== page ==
Essentially, sunscreen forms a thin, invisible protective layer on the surface of our skin. It uses organic and inorganic active ingredients to form that protective layer. The organic ingredients such as octyl methoxycinnamate and oxybenzone absorb UV rays. When the rays are absorbed, the energy is harmlessly dissipated in the form of heat. Some of the organic materials in sunscreen will slowly break down over time, which is why we need to reapply sunscreen regularly. The inorganic active ingredients like zinc oxide or titanium dioxide reflect the UV radiation essentially preventing the UV radiation from hitting the skin. Early versions of sunscreen were opaque and white, which reflected the UV radiation well. However, it wasn’t the most appealing look for the beach. With newer technology, they’ve made these inorganic materials much smaller and nearly invisible.


How can I cool down a warm beverage quickly?
It’s the middle of summer, and when you walk outside it feels like you have walked through a curtain of heat and humidity. Nothing sounds better in a Houston summer than a nice, cold drink. But we’ve all forgotten to move something from the pantry to the fridge, and ended up with a warm drink instead. Even when you move that drink to the fridge, it can take over 45 minutes to reach the cool temperature you’d prefer. Here are a few ways to cool down your beverage quickly, and the science on how it works.

Option 1: The Wet Paper Towel Method.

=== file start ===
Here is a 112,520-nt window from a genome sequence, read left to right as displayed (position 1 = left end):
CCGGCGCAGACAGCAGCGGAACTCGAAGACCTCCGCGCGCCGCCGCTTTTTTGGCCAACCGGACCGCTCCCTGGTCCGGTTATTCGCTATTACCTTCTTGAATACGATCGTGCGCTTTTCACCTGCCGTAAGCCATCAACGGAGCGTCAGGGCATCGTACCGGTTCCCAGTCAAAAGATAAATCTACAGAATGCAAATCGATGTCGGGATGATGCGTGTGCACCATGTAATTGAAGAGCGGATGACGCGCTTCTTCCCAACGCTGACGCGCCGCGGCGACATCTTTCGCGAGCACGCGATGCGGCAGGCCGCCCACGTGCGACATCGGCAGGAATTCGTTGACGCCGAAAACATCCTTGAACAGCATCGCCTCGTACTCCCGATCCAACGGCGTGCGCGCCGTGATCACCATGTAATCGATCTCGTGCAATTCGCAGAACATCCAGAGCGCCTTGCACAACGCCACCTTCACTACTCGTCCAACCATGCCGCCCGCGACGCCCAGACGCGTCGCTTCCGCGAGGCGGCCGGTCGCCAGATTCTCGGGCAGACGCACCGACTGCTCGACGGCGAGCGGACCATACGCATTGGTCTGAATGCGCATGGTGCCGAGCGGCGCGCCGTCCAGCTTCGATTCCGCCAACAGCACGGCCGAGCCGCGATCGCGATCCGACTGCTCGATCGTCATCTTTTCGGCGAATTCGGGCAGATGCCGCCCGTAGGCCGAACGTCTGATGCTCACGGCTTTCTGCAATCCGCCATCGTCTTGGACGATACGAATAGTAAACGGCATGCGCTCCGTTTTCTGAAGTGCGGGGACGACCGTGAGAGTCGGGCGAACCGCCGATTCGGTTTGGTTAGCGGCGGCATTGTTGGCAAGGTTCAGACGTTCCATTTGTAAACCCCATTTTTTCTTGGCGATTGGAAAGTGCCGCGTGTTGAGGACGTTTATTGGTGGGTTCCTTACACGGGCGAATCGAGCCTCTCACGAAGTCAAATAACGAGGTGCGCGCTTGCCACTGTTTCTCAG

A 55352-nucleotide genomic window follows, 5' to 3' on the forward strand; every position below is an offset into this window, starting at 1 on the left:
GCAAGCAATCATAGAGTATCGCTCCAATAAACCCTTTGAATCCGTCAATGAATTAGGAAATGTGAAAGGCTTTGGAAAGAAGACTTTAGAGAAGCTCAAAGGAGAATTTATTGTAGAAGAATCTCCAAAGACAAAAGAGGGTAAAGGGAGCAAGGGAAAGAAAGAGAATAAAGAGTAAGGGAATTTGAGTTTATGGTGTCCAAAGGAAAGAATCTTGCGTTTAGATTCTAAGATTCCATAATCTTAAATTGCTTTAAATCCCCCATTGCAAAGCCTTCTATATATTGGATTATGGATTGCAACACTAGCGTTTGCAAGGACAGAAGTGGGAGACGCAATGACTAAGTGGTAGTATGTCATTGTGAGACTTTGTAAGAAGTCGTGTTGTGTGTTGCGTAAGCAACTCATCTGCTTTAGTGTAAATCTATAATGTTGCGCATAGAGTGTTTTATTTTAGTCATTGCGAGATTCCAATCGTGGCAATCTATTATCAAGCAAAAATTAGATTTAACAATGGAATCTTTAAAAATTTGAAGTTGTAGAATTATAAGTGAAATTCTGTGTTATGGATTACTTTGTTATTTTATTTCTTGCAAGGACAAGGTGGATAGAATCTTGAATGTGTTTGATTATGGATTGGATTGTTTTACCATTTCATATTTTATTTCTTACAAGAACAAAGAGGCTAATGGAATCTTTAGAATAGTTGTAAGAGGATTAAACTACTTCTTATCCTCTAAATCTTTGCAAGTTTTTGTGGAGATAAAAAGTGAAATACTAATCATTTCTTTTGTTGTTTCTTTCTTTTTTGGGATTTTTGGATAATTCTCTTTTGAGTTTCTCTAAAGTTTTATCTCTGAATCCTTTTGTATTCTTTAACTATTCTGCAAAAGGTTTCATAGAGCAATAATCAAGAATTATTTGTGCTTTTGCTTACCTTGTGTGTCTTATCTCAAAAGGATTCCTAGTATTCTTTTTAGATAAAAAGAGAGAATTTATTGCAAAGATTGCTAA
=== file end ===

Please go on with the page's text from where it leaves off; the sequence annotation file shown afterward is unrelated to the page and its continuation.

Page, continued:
Wrap your bottle or can in a wet paper towel and place in the fridge. The drink will cool down much faster with the wet paper towel because of how heat is transferred. Normally, heat will transfer from a higher temperature object to a lower temperature object. In the case of the drink in the fridge, the heat will transfer from the soda can (higher temperature) to the air in the fridge (lower temperature). Heat can be more easily transferred through a solid like the soda can because the atoms are closer together on average. It is much more difficult with a gas like the air in the fridge because the atoms are more spread out on average. When we put a wet paper towel onto the outside of the can, we are using a liquid to facilitate the transfer of heat more easily than with air. Water from the towel will evaporate from the towel and the remaining water will be cooler. This process is called evaporative cooling. The wet towel also conducts the heat from the can cooling the soda to the temperature you prefer.